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#160496 - 07/25/06 08:12 PM RG59 vs RG6 vs CAT 5  
Sandro  Offline
Member
Joined: Dec 2001
Posts: 444
Stoney Creek, ON, Canada
We are currently pricing a 12-14 camera installation with standalone DVR for a small/medium factory.

I've recently used baluns/cat 5 in the last 2 small installs with good success.

Just wondering which methods other installers use and why they prefer it.

I have used RG6 because we have tonnes of it, but haven't noticed any huge difference from the times I've run 59.

Thanks for any thoughts.


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#160497 - 07/25/06 08:42 PM Re: RG59 vs RG6 vs CAT 5  
Trumpy  Offline


Member
Joined: Jul 2002
Posts: 8,223
SI,New Zealand
I can't see any problems with RG-59, if the runs are not too long.
It is also easier to terminate in a BNC connector.

{Message edited to change a typo, how can you spell BNC wrong??} [Linked Image]



[This message has been edited by Trumpy (edited 07-25-2006).]


#160498 - 07/25/06 10:24 PM Re: RG59 vs RG6 vs CAT 5  
LarryC  Offline
Member
Joined: Jul 2004
Posts: 783
Winchester, NH, US
I assume you are running composite video with no Pan, Tilt, or Zoom functions? If the customer wants to upgrade to a multifunction camera housing that moves and does other tricks, using a coax works well. Otherwise you will have to pull another cable to run the control signals. I do not believe that the over the coax control systems work well with baluns.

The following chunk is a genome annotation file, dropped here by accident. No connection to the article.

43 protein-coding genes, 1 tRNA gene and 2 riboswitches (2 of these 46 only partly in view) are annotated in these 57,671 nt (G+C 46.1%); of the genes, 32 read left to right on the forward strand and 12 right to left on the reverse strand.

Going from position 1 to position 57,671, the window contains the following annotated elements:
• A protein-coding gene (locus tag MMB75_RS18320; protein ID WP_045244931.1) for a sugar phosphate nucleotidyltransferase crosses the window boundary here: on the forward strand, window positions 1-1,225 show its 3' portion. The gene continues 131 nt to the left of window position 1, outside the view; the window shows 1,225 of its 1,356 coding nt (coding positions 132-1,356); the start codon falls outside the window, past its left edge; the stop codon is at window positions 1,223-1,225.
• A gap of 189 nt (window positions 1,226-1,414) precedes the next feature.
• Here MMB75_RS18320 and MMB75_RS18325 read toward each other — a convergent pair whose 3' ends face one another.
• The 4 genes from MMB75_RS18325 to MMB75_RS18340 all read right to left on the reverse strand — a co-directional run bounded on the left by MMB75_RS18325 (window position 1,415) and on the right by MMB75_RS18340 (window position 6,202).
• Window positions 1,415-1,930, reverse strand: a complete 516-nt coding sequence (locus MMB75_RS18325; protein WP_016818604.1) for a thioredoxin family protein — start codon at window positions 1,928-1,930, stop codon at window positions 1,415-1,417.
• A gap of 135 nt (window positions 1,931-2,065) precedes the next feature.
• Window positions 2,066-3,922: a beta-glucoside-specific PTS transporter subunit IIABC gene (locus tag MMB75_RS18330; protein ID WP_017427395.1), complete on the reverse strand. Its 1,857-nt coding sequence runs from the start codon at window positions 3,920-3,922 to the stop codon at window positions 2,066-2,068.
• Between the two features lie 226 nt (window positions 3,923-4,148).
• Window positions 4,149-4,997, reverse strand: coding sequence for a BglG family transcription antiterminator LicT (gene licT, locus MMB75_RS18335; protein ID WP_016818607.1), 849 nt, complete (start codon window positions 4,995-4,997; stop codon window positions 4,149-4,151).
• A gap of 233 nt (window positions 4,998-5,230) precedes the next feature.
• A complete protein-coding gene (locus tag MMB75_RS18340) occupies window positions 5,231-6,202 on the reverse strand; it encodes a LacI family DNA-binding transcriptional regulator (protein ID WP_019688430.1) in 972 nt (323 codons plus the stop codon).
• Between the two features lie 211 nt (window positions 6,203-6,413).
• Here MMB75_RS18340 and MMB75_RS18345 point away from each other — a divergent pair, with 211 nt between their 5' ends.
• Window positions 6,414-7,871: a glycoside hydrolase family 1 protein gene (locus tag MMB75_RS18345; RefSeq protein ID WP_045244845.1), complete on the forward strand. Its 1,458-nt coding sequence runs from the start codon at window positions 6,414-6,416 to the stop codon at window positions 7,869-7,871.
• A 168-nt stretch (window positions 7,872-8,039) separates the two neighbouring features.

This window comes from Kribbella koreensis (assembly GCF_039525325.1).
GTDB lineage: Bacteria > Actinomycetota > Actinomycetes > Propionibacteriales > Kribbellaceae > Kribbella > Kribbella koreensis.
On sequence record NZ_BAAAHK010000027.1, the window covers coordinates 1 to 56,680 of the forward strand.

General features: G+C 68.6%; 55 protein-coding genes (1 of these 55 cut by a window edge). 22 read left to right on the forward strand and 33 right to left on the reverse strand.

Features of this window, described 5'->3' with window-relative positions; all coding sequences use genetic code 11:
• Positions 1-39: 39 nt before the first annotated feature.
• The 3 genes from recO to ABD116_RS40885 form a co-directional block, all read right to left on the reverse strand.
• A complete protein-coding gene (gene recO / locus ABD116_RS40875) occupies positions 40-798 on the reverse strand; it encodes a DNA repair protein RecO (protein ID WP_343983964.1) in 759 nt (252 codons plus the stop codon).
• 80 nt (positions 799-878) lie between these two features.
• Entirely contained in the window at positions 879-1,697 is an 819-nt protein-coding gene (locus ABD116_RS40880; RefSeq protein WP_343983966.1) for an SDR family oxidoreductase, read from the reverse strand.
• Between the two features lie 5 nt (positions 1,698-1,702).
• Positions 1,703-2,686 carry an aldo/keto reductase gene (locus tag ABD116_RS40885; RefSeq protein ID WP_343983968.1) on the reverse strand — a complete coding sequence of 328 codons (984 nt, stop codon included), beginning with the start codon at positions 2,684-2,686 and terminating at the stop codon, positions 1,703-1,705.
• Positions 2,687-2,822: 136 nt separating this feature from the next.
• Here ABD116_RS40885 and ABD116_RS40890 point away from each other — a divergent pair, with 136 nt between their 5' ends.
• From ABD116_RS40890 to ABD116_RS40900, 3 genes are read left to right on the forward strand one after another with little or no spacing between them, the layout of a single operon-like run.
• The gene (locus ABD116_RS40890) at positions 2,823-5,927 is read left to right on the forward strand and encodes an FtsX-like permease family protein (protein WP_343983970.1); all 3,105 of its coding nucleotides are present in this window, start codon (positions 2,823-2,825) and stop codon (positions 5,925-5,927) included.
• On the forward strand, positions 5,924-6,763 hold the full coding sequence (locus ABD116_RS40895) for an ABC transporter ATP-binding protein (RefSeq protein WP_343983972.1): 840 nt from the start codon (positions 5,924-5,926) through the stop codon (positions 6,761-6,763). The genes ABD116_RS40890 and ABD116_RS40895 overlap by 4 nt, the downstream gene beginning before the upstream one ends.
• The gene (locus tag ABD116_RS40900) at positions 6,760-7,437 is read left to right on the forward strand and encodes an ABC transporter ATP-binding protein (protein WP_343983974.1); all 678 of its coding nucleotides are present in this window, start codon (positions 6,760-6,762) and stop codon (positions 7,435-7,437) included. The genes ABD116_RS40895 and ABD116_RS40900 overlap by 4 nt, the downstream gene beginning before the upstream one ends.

One other thing to look out for when using coax, when grounding the shield at the camera, if the local ground is at a slightly different voltage than the ground at the monitor / DVR, hum bars may show up.

LarryC


#160499 - 07/26/06 08:58 AM Re: RG59 vs RG6 vs CAT 5  
JCooper  Offline
Member
Joined: Dec 2002
Posts: 228
Kendall Park, NJ USA
Actually if you are using passive baluns up the coax PTZ controls work great. I would run the CAT5 because you then have three extra pairs at the camera. Which works out great if you add another camera near by at a later date, just have to run back to the existing camera and jump on another pair. It also gives you the extra pair if you decide to add a camera that does not have up the coax control but a hardwired 422 or 485 data line. There may also be a cost savings with the CAT5 too, I have seen some good prices from suppliers trying to unload it to make room for CAT6 and CAT6a.



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